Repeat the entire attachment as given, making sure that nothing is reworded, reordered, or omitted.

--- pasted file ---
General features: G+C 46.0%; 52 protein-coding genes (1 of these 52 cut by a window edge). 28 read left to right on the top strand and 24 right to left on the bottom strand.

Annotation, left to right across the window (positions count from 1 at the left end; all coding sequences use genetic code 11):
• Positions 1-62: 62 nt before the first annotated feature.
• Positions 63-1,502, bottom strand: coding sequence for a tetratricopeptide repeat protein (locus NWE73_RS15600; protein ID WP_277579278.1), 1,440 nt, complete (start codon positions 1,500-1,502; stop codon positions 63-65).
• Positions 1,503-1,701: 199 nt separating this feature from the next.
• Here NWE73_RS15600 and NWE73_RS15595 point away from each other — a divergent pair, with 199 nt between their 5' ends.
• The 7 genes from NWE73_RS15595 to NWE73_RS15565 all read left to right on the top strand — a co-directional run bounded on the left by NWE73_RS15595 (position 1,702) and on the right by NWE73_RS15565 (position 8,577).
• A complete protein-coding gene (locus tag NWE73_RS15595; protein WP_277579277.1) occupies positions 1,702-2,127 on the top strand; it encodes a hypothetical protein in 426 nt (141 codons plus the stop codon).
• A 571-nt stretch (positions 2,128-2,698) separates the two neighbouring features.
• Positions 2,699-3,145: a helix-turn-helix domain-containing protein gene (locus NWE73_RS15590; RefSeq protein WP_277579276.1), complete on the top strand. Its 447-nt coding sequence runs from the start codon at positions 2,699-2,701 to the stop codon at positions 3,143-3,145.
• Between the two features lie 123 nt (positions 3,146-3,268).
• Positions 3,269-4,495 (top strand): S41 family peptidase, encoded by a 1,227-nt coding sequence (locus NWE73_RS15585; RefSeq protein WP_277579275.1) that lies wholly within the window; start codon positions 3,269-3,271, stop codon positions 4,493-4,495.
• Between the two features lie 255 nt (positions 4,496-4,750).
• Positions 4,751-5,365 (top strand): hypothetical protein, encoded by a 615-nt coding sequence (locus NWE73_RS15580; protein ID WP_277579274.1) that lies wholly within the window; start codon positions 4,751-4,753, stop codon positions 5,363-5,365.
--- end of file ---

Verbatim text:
General features: G+C 46.0%; 52 protein-coding genes (1 of these 52 cut by a window edge). 28 read left to right on the top strand and 24 right to left on the bottom strand.

Annotation, left to right across the window (positions count from 1 at the left end; all coding sequences use genetic code 11):
• Positions 1-62: 62 nt before the first annotated feature.
• Positions 63-1,502, bottom strand: coding sequence for a tetratricopeptide repeat protein (locus NWE73_RS15600; protein ID WP_277579278.1), 1,440 nt, complete (start codon positions 1,500-1,502; stop codon positions 63-65).
• Positions 1,503-1,701: 199 nt separating this feature from the next.
• Here NWE73_RS15600 and NWE73_RS15595 point away from each other — a divergent pair, with 199 nt between their 5' ends.
• The 7 genes from NWE73_RS15595 to NWE73_RS15565 all read left to right on the top strand — a co-directional run bounded on the left by NWE73_RS15595 (position 1,702) and on the right by NWE73_RS15565 (position 8,577).
• A complete protein-coding gene (locus tag NWE73_RS15595; protein WP_277579277.1) occupies positions 1,702-2,127 on the top strand; it encodes a hypothetical protein in 426 nt (141 codons plus the stop codon).
• A 571-nt stretch (positions 2,128-2,698) separates the two neighbouring features.
• Positions 2,699-3,145: a helix-turn-helix domain-containing protein gene (locus NWE73_RS15590; RefSeq protein WP_277579276.1), complete on the top strand. Its 447-nt coding sequence runs from the start codon at positions 2,699-2,701 to the stop codon at positions 3,143-3,145.
• Between the two features lie 123 nt (positions 3,146-3,268).
• Positions 3,269-4,495 (top strand): S41 family peptidase, encoded by a 1,227-nt coding sequence (locus NWE73_RS15585; RefSeq protein WP_277579275.1) that lies wholly within the window; start codon positions 3,269-3,271, stop codon positions 4,493-4,495.
• Between the two features lie 255 nt (positions 4,496-4,750).
• Positions 4,751-5,365 (top strand): hypothetical protein, encoded by a 615-nt coding sequence (locus NWE73_RS15580; protein ID WP_277579274.1) that lies wholly within the window; start codon positions 4,751-4,753, stop codon positions 5,363-5,365.